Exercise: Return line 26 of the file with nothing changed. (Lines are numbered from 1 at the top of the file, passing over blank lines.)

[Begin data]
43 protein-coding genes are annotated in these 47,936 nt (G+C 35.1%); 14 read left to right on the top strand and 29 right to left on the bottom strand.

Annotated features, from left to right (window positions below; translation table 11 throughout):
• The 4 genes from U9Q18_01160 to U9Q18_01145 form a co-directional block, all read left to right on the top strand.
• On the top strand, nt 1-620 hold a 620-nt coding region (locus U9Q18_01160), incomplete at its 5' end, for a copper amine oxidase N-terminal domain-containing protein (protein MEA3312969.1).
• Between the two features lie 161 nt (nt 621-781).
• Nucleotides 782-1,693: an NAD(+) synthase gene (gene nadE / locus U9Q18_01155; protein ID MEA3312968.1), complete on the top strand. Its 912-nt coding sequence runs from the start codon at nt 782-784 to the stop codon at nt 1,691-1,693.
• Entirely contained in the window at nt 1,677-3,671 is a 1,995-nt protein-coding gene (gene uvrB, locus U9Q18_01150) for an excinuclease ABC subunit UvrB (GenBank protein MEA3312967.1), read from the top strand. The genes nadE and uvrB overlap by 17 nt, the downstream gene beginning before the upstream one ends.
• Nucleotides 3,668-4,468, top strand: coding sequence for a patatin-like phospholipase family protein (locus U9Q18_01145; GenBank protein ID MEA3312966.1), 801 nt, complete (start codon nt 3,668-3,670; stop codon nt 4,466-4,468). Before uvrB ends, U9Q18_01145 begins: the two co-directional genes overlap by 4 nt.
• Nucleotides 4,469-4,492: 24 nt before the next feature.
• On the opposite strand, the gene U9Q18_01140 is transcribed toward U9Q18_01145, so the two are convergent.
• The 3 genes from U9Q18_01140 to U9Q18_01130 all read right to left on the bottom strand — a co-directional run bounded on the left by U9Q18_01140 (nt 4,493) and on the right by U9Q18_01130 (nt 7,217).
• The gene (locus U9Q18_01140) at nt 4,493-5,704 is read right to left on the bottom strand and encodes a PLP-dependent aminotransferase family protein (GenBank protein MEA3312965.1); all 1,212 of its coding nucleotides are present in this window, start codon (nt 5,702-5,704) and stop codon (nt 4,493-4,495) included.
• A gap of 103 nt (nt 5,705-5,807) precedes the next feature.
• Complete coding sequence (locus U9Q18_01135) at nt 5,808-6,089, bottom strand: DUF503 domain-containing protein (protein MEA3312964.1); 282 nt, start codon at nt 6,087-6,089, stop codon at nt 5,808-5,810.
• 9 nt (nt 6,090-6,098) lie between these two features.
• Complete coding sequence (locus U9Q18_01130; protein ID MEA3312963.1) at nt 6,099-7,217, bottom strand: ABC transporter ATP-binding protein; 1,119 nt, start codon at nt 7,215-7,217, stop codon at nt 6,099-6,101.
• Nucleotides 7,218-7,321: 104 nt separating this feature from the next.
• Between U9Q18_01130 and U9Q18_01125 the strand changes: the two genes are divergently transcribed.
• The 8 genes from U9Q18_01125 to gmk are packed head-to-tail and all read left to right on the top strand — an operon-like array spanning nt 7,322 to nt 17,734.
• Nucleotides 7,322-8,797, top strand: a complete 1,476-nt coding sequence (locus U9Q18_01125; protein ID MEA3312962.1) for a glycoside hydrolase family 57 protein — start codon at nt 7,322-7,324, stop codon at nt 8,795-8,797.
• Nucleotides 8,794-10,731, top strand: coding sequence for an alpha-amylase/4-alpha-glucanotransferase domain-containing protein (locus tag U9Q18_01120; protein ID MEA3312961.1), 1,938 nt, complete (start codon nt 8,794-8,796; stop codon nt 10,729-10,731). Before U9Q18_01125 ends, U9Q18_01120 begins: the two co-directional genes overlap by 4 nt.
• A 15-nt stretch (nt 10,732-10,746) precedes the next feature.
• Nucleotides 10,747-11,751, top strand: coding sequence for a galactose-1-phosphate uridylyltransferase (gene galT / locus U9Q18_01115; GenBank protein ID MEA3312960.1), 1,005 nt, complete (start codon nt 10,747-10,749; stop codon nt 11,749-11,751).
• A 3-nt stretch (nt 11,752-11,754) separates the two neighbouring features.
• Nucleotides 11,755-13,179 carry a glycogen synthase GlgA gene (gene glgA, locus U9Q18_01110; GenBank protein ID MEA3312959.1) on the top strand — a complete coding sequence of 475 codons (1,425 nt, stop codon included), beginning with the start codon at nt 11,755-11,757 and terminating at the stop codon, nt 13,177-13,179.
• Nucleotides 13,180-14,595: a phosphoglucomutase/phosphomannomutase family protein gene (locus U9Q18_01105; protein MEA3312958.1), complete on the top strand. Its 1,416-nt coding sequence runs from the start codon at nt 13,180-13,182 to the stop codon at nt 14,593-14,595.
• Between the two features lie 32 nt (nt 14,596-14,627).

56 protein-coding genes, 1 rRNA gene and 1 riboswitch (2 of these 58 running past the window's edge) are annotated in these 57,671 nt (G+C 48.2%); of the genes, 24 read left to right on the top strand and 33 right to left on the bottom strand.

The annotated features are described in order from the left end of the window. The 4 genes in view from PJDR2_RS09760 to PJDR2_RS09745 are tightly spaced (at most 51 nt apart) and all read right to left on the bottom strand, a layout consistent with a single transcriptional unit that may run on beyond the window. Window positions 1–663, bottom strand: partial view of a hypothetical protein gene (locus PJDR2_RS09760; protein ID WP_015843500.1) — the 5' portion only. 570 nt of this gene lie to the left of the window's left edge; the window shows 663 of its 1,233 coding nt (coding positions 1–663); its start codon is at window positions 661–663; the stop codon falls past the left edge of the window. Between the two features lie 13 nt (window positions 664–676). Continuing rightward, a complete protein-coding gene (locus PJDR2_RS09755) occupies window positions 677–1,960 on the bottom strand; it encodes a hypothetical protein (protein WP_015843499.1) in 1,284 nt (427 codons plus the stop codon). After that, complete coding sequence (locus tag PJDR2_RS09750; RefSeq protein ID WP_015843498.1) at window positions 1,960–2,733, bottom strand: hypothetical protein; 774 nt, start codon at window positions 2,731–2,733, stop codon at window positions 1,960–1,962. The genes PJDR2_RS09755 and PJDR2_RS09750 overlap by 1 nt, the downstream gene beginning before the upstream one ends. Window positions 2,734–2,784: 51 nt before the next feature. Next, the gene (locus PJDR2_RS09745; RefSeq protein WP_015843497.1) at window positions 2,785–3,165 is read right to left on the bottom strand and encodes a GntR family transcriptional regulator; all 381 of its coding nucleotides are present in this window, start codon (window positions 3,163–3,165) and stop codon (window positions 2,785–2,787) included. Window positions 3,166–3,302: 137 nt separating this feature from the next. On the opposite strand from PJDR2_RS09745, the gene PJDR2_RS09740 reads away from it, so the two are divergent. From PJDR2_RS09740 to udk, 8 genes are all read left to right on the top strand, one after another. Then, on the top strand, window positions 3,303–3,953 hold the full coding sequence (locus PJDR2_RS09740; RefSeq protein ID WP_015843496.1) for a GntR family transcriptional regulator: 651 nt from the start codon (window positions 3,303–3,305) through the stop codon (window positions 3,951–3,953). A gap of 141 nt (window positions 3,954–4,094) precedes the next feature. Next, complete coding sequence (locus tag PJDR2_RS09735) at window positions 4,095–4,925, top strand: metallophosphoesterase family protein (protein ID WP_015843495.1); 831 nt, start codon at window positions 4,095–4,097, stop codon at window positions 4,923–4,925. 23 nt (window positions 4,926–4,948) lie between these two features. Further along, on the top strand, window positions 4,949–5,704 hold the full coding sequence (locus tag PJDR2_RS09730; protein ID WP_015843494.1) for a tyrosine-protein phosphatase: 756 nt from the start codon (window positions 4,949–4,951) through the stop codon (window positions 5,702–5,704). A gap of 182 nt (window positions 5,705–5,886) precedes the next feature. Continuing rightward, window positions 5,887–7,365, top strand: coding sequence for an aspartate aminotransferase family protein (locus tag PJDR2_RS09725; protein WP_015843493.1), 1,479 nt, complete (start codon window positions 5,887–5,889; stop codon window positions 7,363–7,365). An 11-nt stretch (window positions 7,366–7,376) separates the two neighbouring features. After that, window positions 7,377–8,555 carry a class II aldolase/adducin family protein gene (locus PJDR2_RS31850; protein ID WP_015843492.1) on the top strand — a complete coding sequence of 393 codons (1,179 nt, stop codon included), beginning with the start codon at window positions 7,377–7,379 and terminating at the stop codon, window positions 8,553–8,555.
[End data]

• Nucleotides 13,180-14,595: a phosphoglucomutase/phosphomannomutase family protein gene (locus U9Q18_01105; protein MEA3312958.1), complete on the top strand. Its 1,416-nt coding sequence runs from the start codon at nt 13,180-13,182 to the stop codon at nt 14,593-14,595.